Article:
We know that significant time is spent sourcing data and a digital planning system will greatly reduce this. Up-to-date data will provide an accurate view of progress towards targets and policy outcomes, providing those involved in delivering development such as utility and infrastructure providers more clarity on capacity. Together with NPF4, local development plans will form the future statutory development plan and there would be great advantage in working towards a system where they are presented together, using a shared digital platform. This will allow people to see how national policies work together with local scale planning in their local neighbourhood.

For communities developing their Local Place Plans, this means ensuring that more people are able to contribute to the conversation about place, and to channel their views meaningfully to planning authorities. Through our CivTech® challenge we have already been working with The Future Fox start-up to develop the PlaceBuilder product which will publicly launch in March 2021. This digital engagement tool helps communities shape their communities and produce Local Place Plans, then provide the data and information to the planning authority in an easily consumable way that they can use as part of the LDP process.

“We know that significant time is spent sourcing data and a digital planning system will greatly reduce this.”

Five Missions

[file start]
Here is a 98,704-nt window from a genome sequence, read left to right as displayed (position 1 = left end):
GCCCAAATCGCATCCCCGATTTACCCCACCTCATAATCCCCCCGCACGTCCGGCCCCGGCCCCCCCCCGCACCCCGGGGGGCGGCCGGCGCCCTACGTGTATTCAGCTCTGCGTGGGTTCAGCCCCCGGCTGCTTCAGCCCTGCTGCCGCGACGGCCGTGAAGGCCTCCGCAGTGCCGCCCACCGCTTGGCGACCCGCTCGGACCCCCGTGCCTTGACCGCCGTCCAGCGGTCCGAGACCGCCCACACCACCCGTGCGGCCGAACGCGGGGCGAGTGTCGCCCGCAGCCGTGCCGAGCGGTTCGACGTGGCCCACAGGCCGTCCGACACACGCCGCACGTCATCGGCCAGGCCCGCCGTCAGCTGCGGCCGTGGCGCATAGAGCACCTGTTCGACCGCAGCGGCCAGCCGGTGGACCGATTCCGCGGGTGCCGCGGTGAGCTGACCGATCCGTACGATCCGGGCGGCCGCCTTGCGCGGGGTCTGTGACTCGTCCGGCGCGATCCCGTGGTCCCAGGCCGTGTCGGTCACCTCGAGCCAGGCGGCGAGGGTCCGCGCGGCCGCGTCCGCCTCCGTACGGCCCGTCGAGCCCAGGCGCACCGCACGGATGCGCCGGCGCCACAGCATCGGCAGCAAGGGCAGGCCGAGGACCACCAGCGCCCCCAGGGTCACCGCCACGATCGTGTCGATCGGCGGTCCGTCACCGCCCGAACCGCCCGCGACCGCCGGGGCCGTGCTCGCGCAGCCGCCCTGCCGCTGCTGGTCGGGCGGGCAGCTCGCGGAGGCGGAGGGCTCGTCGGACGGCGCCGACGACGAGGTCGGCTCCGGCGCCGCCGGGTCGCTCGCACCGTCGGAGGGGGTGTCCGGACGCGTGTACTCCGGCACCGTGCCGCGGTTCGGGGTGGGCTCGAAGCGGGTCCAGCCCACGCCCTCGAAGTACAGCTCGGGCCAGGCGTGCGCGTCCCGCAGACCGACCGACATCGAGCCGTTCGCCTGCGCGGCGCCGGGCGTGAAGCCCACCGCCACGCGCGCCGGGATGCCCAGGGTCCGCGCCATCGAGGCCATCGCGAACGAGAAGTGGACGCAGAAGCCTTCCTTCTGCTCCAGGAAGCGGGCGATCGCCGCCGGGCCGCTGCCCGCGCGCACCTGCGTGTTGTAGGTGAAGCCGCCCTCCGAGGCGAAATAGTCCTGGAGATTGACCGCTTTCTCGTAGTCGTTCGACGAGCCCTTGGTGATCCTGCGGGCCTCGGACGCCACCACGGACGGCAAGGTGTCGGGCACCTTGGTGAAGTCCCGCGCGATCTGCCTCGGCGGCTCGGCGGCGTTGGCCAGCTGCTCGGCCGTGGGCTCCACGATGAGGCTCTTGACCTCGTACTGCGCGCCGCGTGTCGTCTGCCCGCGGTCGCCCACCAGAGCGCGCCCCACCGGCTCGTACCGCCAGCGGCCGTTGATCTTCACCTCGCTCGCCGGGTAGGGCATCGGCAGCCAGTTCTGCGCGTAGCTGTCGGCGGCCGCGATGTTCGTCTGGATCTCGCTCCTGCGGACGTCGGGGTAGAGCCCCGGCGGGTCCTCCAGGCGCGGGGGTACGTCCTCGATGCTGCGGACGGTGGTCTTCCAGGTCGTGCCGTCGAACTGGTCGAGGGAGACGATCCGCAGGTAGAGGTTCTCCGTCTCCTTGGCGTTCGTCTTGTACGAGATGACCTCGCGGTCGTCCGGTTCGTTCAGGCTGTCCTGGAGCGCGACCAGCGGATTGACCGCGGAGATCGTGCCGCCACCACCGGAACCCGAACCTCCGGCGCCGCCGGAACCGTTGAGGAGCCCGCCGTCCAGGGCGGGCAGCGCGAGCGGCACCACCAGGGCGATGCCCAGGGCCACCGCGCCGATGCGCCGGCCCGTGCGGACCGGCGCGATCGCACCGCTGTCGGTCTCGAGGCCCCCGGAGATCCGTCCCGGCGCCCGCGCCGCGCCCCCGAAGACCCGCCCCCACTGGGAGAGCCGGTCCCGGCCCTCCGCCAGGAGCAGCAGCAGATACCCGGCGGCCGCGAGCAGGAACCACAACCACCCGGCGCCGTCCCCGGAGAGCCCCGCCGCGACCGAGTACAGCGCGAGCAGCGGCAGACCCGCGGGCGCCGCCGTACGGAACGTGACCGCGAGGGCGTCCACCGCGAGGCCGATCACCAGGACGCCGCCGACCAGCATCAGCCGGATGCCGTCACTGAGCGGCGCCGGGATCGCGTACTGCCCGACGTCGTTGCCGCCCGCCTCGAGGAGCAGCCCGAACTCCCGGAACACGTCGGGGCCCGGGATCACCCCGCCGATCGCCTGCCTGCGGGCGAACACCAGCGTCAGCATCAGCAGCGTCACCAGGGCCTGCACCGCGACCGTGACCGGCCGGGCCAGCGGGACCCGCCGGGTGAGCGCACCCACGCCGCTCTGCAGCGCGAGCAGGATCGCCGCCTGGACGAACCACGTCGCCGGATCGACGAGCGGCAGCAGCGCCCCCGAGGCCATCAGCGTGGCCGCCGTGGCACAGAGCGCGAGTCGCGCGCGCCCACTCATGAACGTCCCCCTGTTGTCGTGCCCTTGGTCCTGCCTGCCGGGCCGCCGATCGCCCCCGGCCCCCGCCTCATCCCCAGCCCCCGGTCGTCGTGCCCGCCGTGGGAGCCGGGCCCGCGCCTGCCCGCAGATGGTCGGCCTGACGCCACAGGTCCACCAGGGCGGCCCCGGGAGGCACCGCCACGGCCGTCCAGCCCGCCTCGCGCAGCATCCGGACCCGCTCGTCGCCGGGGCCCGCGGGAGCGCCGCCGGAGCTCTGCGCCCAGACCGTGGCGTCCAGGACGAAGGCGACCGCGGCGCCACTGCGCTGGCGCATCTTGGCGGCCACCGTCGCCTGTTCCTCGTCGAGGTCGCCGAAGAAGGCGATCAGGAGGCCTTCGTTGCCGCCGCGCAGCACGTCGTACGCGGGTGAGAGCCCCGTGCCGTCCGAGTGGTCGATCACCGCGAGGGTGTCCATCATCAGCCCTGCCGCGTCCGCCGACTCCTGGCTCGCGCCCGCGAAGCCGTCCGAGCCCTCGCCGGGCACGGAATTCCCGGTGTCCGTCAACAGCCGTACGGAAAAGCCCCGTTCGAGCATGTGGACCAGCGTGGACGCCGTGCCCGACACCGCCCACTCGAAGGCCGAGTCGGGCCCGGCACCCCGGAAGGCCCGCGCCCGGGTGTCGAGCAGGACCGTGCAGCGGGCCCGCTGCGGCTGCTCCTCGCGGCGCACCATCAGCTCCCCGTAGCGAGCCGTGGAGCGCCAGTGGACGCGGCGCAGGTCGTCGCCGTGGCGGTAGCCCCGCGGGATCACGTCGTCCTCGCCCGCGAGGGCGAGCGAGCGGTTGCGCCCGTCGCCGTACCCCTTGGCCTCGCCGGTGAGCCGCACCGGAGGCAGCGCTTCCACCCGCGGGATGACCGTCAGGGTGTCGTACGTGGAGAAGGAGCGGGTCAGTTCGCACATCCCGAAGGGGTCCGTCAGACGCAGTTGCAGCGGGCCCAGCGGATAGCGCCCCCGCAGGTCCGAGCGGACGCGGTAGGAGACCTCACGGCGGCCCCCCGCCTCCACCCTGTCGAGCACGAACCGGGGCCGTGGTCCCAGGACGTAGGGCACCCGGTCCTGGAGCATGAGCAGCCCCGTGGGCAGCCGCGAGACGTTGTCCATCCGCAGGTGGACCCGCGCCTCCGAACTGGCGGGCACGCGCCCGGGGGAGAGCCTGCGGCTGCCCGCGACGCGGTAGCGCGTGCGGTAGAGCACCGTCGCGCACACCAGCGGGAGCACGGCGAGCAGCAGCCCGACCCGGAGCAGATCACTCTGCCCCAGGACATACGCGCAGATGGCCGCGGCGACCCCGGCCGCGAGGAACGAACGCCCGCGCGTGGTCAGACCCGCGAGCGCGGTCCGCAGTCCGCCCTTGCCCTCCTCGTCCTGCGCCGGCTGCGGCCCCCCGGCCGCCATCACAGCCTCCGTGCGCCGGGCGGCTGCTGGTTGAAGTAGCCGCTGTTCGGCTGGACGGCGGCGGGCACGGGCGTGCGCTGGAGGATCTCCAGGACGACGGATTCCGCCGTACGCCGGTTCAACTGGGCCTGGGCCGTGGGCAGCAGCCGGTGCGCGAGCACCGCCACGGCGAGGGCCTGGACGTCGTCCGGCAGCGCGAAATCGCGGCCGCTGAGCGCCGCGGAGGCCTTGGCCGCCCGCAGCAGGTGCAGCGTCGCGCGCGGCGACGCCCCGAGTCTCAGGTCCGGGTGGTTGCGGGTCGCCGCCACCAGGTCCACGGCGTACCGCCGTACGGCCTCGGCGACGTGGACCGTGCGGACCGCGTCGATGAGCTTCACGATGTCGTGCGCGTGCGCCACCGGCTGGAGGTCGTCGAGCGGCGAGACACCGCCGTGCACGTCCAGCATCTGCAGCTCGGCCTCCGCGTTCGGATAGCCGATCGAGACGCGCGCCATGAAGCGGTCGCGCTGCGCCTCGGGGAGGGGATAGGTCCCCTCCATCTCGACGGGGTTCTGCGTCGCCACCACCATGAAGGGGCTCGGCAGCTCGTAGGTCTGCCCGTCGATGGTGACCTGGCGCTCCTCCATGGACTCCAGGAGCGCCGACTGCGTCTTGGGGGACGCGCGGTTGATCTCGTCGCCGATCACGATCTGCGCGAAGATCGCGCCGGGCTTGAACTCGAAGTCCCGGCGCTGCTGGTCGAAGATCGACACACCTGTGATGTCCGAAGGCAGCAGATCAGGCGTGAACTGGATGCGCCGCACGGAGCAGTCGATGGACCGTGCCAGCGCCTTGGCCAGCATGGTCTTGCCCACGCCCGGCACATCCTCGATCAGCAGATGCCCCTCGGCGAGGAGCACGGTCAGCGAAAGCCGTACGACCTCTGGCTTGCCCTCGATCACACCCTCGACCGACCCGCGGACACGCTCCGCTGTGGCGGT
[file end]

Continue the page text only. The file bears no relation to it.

Introducing new technology alone into the planning system will not bring about the vision we have for transformation. A whole-system approach is required that combines advances in technology and data, with organisational and cultural change.

Our Five Missions are of equal importance and will be given equal weight when the transformation programme begins.

They reflect that whole-system view of transformation and provide the foundational building blocks for a future planning system.

Each mission sets out both 5 Year Goals that we aspire to, along with clear and focused actions over the next 18-24 months. These immediate actions blend delivering value early, for example by building on existing work or services, and starting work on the large, complex change pieces that will take longer to achieve.

  • Mission 1: Data

    Unlock the value of planning data

  • Mission 2: Digital Technologies

    Deliver an end-to-end digital planning experience

  • Mission 3: Ways of working

    Create the conditions for digital to flourish

  • Mission 4: People

    Use digital tools to drive collaboration and engagement

  • Mission 5: Innovation

    Embed a culture of digital innovation


Contact

Email: digitalplanning@gov.scot